After nearly six months of relative quiet, our parent star, the sun, awoke. Recent predictions from leading solar scientists ranged from “cycle 24 will be our weakest yet” to “cycle 24 is quiet now, because it will be double peaked.” It appears that the latter is emerging as the clearer truth.
Over the course of a week, between October 24th and 31st, more than 28 substantial flares fired off from the sun. Several of the more recent flares sent massive clouds of ionized particulate matter, called coronal mass ejections, toward Earth.
Four of the recent flares were X-class solar flares, the strongest on the scale, erupting from the photosphere of the sun, causing minor radio blackouts, and sending coronal mass ejections in many different directions, including toward Earth.
Unfortunately, due to the recent US government shutdown, the suite of tools generally available to the public for space weather prediction were offline. As of November 2nd, there remains a backlog of missing data for several sets of publically available apps and internet resources for space weather prediction and observation.
This period of excited solar activity comes of the heals of recently published science that revealed no discernable connection between the planetary rotation period of Jupiter (11.87 years) and the length of solar cycles (variable between 9 and 12 years). This may sound intuitively obvious, but holdouts from several corners of the scientific world have sought to ascribe significance to the similarities between both cycles. Some claimed that the much less massive Jupiter somehow caused solar dynamic activity.
Published analyses of radioactive isotopes of beryllium and carbon in 10,000 year-old ice core samples recently dismissed the similarities between both periods as being consistent with chance and statistically insignificant. This leaves open the possibility that the solar dynamo is indeed self-excited, in a process whose predictive models are still being tested and perfected, called the meridional flow.
Meridional flow moves solar material just beneath the apparent subsurface of the sun (called the photosphere). Models for the meridional flow have proven difficult to hammer down with predictive certainty, but NASA’s Dr. David Hathaway and a number of other leading solar scientists are moving closer to understanding the dynamic forces that drive the activity of our parent star.
Radar imagery from SDO, taken every 45 seconds over the past two years, was recently analyzed as well. The results of that analysis revealed that the current models, which predict the rate of meridional flow are off by at least half. In short, the conveyor belt-like process of plasma that returns material to the photosphere of the sun moves more quickly than originally theorized. This misunderstanding might have contributed to the lower than normal forecast for solar cycle 24. Time will tell if the sun is truly tapering off its maximum output for this cycle, or if more activity is coming Earth’s way.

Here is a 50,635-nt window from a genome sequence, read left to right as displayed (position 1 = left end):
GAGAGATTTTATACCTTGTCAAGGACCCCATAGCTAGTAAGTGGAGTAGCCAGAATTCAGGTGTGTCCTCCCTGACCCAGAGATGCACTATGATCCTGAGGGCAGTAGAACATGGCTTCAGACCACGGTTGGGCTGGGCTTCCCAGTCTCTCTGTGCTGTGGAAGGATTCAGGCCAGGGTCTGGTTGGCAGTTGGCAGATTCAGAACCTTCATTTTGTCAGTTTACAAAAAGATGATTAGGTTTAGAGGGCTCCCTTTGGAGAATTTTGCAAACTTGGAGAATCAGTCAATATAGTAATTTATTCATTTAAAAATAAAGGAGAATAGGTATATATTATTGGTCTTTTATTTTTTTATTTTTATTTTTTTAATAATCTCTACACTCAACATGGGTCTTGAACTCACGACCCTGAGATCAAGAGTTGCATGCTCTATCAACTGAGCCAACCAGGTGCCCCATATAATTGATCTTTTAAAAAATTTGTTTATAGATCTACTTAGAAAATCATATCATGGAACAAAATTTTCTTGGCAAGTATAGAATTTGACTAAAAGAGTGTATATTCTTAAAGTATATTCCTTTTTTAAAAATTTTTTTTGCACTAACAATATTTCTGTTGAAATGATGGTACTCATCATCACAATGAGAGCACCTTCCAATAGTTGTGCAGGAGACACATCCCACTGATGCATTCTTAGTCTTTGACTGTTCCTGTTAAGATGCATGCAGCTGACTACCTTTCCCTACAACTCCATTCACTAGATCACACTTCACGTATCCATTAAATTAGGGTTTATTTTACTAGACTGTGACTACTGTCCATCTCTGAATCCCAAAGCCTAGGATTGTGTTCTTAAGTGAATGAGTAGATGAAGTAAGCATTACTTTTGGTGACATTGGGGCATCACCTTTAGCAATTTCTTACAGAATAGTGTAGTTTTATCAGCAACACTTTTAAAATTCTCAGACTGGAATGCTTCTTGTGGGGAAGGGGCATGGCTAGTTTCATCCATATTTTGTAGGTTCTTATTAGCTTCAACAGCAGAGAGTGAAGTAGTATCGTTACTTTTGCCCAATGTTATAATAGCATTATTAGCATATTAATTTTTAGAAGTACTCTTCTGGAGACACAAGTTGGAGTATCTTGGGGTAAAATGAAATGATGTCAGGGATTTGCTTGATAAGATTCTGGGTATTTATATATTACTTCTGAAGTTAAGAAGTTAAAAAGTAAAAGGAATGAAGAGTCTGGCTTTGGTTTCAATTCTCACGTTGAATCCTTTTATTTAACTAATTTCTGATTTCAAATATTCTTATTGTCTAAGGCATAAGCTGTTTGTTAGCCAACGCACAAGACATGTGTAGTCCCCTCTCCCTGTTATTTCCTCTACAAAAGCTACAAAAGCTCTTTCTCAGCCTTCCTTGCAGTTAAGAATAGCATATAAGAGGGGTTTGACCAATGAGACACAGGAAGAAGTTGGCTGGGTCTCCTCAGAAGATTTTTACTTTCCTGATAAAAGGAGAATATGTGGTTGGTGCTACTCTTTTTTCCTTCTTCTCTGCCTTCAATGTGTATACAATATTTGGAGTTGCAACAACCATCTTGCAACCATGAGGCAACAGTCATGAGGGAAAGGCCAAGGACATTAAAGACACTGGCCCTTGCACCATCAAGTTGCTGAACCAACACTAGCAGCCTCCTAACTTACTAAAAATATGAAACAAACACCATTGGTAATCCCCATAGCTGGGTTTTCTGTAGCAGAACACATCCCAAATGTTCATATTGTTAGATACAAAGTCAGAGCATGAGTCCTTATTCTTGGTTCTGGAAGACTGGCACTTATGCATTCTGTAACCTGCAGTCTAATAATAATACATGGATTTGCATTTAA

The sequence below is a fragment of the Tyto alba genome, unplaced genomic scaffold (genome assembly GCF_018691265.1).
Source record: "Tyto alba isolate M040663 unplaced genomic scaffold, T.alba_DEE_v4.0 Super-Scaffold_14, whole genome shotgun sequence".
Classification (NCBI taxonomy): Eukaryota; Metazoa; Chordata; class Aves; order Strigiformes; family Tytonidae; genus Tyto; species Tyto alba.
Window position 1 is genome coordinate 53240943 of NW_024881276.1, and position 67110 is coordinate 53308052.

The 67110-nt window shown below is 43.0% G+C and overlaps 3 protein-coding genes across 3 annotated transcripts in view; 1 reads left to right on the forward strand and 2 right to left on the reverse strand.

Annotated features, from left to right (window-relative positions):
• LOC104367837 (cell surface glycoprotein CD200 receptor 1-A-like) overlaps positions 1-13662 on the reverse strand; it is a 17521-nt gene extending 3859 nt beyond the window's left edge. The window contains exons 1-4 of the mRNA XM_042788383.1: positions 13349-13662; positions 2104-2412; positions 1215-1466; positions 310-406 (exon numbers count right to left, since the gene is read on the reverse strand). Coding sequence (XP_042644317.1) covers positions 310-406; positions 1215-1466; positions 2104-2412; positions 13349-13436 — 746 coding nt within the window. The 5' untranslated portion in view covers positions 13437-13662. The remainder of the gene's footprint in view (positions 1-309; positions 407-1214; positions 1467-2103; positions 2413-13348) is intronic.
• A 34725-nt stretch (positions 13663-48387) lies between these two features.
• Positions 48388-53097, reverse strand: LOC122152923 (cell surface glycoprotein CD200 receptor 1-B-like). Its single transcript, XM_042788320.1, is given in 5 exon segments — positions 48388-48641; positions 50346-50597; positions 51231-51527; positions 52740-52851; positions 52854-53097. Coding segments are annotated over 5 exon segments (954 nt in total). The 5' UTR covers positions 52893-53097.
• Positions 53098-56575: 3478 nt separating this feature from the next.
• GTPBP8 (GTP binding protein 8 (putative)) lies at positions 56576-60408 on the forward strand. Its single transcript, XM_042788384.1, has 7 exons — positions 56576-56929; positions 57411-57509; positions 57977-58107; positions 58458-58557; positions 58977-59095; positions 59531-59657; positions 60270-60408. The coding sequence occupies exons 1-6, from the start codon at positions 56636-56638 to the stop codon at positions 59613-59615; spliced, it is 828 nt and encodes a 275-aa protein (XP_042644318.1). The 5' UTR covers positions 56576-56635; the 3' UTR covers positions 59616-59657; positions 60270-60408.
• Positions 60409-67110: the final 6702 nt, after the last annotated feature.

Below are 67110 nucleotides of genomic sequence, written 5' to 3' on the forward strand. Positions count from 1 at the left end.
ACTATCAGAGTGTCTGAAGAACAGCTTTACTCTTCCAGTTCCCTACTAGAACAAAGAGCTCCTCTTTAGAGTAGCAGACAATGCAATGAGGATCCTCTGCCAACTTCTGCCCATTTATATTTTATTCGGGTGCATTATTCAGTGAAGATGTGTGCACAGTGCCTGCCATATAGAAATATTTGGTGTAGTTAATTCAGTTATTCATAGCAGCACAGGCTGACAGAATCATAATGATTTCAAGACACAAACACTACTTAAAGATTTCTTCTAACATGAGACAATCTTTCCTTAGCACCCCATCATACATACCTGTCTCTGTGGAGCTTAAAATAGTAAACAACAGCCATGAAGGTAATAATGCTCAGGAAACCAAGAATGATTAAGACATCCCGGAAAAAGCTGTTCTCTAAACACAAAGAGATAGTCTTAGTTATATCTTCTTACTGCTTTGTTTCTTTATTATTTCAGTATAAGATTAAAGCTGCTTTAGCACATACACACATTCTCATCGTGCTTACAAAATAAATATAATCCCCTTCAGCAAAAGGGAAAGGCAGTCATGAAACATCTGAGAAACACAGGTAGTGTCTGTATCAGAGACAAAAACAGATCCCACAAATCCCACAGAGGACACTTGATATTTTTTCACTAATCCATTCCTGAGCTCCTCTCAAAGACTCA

The NASA/ESA heliophysics fleet currently observing the sun is comprised of nearly twenty spacecraft in various orbits measuring not only our star, but the interstellar space between it and Earth as well as the intricate space weather system that interacts constantly with our planet.
One of the most exciting moments in solar sciences comes when an Earth-directed coronal mass ejection collides with the Earth’s magnetic field to the degree of causing a geomagnetic storm. The Earth’s magnetic field is fully capable of protecting our planet from the occasional glancing blow from the sun; however, strong clouds of magnetized plasma can often find their way into Earth’s atmosphere, causing minor interference with electrical grids as well as the constellation of GPS satellites.
The Carrington Event of 1859 and the Manitoba Blackout of 1989, revealed that the Earth is indeed vulnerable to space weather events. There have been calls, falling largely upon the deaf ears of US legislators, that want the electrical grid of the United States to be fully retrofitted with radiation hardened components that could handle the surges associated with geomagnetic storms. The problem will not go away and unlike global warming and other self-destructive, human propagated phenomena, there is little we can due to curtail such activity, other than being aware and prepared.
As the number of active regions on the apparent surface of the sun increase, we are likely to experience more geo-effective activity in the coming weeks and months. The phase of the solar cycle remains high and will gently curtail overall activity as solar maximum wanes into the lull of solar minimum.
For solar science enthusiasts, including this writer, this period of solar activity is an ideal time to better understand the dynamic interactions that the sun has with Earth. It is only in the last 10 to 15 years that we’ve understood our parent star to be a dynamic system, not as predictable as we’d assumed it to be in the nearly 400 years of solar science observations.
Deepening the scientific understanding about our parent star is as much about protecting Earth, as it is about examining the interconnected nature of the Earth-Sun space weather system. It behooves all of humanity to keep apprised of this connection as we establish new laws and more accurately understand our extended natural environment.